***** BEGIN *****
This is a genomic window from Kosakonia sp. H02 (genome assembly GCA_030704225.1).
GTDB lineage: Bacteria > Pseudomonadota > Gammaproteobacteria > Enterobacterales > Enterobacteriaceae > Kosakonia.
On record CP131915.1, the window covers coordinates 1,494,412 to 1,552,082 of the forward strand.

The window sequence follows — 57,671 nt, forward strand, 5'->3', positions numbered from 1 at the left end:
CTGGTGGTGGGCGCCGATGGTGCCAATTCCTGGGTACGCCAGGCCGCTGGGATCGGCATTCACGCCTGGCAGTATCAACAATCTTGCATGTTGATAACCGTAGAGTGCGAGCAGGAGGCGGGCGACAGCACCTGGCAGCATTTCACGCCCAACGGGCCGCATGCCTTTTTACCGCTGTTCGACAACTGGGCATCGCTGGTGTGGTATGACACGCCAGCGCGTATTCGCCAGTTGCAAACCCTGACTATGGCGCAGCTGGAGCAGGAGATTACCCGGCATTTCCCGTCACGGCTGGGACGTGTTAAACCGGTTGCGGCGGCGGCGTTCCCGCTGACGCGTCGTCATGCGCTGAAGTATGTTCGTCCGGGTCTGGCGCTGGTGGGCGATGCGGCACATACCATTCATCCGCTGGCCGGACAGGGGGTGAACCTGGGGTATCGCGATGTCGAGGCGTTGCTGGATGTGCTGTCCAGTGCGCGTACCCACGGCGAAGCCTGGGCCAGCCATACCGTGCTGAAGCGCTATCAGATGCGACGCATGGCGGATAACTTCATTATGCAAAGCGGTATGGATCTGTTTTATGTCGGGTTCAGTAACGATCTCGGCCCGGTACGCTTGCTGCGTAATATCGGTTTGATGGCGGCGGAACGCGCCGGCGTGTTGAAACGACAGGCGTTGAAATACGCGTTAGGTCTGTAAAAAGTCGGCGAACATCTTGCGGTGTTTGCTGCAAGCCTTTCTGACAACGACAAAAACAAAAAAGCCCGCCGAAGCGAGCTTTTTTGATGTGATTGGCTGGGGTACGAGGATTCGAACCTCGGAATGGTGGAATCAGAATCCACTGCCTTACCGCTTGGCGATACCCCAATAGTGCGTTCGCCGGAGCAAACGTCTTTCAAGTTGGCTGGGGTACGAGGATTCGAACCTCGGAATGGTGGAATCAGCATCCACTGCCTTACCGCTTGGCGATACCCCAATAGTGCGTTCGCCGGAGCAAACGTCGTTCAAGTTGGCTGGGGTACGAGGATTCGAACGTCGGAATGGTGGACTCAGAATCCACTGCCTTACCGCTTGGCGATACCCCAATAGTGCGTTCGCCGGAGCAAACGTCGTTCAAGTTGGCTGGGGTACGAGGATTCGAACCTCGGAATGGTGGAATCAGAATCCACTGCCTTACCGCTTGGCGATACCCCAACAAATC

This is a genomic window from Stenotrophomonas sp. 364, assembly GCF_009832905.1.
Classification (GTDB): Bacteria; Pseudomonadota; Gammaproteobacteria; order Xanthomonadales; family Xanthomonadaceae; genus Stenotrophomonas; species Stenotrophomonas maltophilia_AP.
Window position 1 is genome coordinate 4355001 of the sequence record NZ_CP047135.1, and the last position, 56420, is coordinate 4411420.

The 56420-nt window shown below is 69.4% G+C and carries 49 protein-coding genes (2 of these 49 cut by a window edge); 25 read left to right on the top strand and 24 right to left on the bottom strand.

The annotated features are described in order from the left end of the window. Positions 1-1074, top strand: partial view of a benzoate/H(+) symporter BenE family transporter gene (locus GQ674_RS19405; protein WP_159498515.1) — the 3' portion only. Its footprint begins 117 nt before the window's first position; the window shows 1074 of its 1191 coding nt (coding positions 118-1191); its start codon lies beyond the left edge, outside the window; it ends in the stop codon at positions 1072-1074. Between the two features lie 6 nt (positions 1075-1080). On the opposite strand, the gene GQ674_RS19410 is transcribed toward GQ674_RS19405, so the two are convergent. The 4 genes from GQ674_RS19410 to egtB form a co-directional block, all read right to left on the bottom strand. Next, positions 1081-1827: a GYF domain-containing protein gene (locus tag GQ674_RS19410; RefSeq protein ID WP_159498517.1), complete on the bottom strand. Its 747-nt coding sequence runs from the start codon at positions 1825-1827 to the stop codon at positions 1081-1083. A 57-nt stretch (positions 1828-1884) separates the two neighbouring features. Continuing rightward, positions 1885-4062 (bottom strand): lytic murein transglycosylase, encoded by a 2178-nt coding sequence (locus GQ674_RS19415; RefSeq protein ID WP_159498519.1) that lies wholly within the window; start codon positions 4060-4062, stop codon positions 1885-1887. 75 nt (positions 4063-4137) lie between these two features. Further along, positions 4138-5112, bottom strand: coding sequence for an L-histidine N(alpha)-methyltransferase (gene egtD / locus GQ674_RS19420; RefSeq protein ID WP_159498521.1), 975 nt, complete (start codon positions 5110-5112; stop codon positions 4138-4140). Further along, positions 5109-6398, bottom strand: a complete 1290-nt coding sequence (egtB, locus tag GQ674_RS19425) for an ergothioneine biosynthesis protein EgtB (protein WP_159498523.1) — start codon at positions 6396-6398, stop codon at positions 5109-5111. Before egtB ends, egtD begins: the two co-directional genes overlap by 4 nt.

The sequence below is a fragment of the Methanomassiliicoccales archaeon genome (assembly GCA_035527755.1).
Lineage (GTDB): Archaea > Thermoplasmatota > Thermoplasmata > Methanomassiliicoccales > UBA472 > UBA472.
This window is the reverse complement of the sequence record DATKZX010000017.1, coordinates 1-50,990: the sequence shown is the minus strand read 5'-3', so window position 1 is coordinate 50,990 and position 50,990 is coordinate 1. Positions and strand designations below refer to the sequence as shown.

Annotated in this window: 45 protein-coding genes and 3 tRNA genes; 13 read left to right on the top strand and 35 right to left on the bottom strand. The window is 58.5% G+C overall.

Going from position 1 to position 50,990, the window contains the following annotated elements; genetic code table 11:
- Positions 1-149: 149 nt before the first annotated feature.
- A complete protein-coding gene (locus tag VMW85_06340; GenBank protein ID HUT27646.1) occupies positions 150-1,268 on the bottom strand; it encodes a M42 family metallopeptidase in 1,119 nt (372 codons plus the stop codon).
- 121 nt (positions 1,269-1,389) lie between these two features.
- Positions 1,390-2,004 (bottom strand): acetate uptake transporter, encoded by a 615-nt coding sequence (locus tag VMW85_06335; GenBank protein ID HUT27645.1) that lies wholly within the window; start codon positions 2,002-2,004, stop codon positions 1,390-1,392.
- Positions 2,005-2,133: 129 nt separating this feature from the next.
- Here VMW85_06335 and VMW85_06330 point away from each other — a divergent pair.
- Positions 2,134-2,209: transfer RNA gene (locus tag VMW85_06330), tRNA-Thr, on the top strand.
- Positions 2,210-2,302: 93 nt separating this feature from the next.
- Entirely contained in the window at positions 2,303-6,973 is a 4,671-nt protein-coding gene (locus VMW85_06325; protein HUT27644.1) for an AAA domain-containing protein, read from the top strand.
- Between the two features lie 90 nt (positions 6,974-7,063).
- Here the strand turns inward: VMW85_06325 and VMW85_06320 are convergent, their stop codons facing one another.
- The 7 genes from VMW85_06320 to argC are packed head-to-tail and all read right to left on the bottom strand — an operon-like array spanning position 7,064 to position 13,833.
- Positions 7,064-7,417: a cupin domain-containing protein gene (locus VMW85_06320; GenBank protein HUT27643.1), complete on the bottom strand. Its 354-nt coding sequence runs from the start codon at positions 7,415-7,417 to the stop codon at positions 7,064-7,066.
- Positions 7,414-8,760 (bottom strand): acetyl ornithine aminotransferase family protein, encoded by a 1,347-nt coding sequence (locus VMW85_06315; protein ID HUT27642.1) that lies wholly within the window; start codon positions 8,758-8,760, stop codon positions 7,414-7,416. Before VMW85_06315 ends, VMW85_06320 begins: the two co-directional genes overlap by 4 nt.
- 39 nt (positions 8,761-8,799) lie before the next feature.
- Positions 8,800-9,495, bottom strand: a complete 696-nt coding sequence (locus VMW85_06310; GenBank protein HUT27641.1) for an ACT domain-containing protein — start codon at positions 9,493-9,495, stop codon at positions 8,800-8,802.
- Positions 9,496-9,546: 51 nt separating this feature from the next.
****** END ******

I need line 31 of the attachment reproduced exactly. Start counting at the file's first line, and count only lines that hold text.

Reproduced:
- Positions 8,800-9,495, bottom strand: a complete 696-nt coding sequence (locus VMW85_06310; GenBank protein HUT27641.1) for an ACT domain-containing protein — start codon at positions 9,493-9,495, stop codon at positions 8,800-8,802.